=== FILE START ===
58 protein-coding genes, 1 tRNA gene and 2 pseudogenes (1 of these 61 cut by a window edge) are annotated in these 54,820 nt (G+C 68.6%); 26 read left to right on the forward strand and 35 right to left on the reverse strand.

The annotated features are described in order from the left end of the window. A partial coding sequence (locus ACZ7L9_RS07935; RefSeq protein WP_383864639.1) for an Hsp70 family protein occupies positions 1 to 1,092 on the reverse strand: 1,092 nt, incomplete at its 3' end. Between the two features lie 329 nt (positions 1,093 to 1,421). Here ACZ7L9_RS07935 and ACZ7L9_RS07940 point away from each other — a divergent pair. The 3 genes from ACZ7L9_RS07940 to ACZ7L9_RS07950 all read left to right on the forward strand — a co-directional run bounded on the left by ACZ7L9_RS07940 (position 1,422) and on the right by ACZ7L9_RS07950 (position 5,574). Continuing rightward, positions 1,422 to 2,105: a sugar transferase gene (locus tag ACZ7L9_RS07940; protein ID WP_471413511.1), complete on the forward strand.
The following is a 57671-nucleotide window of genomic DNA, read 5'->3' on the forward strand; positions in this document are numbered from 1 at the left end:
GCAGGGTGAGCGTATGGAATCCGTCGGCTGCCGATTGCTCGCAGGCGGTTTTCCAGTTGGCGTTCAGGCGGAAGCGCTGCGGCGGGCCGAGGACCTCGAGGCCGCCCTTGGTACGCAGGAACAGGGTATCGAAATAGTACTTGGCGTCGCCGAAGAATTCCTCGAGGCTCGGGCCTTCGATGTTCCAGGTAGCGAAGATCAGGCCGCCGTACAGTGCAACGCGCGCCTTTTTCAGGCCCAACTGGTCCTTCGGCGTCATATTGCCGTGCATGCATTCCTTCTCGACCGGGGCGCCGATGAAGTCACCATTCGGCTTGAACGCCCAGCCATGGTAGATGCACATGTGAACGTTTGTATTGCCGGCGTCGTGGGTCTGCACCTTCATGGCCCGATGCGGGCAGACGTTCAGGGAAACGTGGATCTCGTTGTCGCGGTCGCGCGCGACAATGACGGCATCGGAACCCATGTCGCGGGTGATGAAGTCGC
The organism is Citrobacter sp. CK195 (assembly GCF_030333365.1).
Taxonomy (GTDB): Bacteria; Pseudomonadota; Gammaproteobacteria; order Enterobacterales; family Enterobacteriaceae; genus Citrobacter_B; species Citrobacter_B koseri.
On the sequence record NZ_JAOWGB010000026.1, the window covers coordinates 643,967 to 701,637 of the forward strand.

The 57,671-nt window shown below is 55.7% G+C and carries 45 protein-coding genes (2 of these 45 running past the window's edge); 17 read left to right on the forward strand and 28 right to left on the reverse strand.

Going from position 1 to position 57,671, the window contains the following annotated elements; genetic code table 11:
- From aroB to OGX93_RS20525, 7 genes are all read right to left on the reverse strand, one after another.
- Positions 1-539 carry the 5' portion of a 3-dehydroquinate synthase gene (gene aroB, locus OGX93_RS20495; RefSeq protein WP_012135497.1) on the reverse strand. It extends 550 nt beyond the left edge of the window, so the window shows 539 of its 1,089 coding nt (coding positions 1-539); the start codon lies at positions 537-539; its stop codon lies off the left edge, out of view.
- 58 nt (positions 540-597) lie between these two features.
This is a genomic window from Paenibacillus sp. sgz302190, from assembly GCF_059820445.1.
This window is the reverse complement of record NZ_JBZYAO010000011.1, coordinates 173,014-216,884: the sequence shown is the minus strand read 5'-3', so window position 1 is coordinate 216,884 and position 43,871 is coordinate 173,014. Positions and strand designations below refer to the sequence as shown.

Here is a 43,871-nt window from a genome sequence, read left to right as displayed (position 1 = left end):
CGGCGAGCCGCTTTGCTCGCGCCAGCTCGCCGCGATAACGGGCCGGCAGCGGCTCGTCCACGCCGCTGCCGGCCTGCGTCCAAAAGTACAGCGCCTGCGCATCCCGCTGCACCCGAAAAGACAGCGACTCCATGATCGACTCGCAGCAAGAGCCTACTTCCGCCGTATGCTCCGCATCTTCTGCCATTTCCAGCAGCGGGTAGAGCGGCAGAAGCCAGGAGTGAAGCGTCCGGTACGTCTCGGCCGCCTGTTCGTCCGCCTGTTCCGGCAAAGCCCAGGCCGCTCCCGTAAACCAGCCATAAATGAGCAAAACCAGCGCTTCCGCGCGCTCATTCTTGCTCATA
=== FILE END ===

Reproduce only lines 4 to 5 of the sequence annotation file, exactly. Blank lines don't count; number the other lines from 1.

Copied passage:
GCAGGGTGAGCGTATGGAATCCGTCGGCTGCCGATTGCTCGCAGGCGGTTTTCCAGTTGGCGTTCAGGCGGAAGCGCTGCGGCGGGCCGAGGACCTCGAGGCCGCCCTTGGTACGCAGGAACAGGGTATCGAAATAGTACTTGGCGTCGCCGAAGAATTCCTCGAGGCTCGGGCCTTCGATGTTCCAGGTAGCGAAGATCAGGCCGCCGTACAGTGCAACGCGCGCCTTTTTCAGGCCCAACTGGTCCTTCGGCGTCATATTGCCGTGCATGCATTCCTTCTCGACCGGGGCGCCGATGAAGTCACCATTCGGCTTGAACGCCCAGCCATGGTAGATGCACATGTGAACGTTTGTATTGCCGGCGTCGTGGGTCTGCACCTTCATGGCCCGATGCGGGCAGACGTTCAGGGAAACGTGGATCTCGTTGTCGCGGTCGCGCGCGACAATGACGGCATCGGAACCCATGTCGCGGGTGATGAAGTCGC
The organism is Citrobacter sp. CK195 (assembly GCF_030333365.1).